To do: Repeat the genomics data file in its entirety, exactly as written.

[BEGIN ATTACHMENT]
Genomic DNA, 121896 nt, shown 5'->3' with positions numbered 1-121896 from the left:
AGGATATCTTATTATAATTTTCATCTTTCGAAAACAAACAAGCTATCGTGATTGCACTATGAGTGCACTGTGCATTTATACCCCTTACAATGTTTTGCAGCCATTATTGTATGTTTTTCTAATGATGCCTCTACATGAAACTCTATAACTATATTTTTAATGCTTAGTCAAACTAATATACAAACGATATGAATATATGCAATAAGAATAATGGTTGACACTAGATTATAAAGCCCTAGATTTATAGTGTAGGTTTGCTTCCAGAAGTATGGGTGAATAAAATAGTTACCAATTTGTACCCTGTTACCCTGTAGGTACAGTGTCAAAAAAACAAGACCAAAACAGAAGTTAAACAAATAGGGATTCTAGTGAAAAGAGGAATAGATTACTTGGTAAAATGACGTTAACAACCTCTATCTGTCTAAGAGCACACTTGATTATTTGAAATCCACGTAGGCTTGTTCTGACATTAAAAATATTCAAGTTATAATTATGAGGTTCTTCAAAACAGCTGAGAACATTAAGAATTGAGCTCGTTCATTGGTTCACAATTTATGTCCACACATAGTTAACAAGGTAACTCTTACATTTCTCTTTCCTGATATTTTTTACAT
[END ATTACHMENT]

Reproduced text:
Genomic DNA, 121896 nt, shown 5'->3' with positions numbered 1-121896 from the left:
AGGATATCTTATTATAATTTTCATCTTTCGAAAACAAACAAGCTATCGTGATTGCACTATGAGTGCACTGTGCATTTATACCCCTTACAATGTTTTGCAGCCATTATTGTATGTTTTTCTAATGATGCCTCTACATGAAACTCTATAACTATATTTTTAATGCTTAGTCAAACTAATATACAAACGATATGAATATATGCAATAAGAATAATGGTTGACACTAGATTATAAAGCCCTAGATTTATAGTGTAGGTTTGCTTCCAGAAGTATGGGTGAATAAAATAGTTACCAATTTGTACCCTGTTACCCTGTAGGTACAGTGTCAAAAAAACAAGACCAAAACAGAAGTTAAACAAATAGGGATTCTAGTGAAAAGAGGAATAGATTACTTGGTAAAATGACGTTAACAACCTCTATCTGTCTAAGAGCACACTTGATTATTTGAAATCCACGTAGGCTTGTTCTGACATTAAAAATATTCAAGTTATAATTATGAGGTTCTTCAAAACAGCTGAGAACATTAAGAATTGAGCTCGTTCATTGGTTCACAATTTATGTCCACACATAGTTAACAAGGTAACTCTTACATTTCTCTTTCCTGATATTTTTTACAT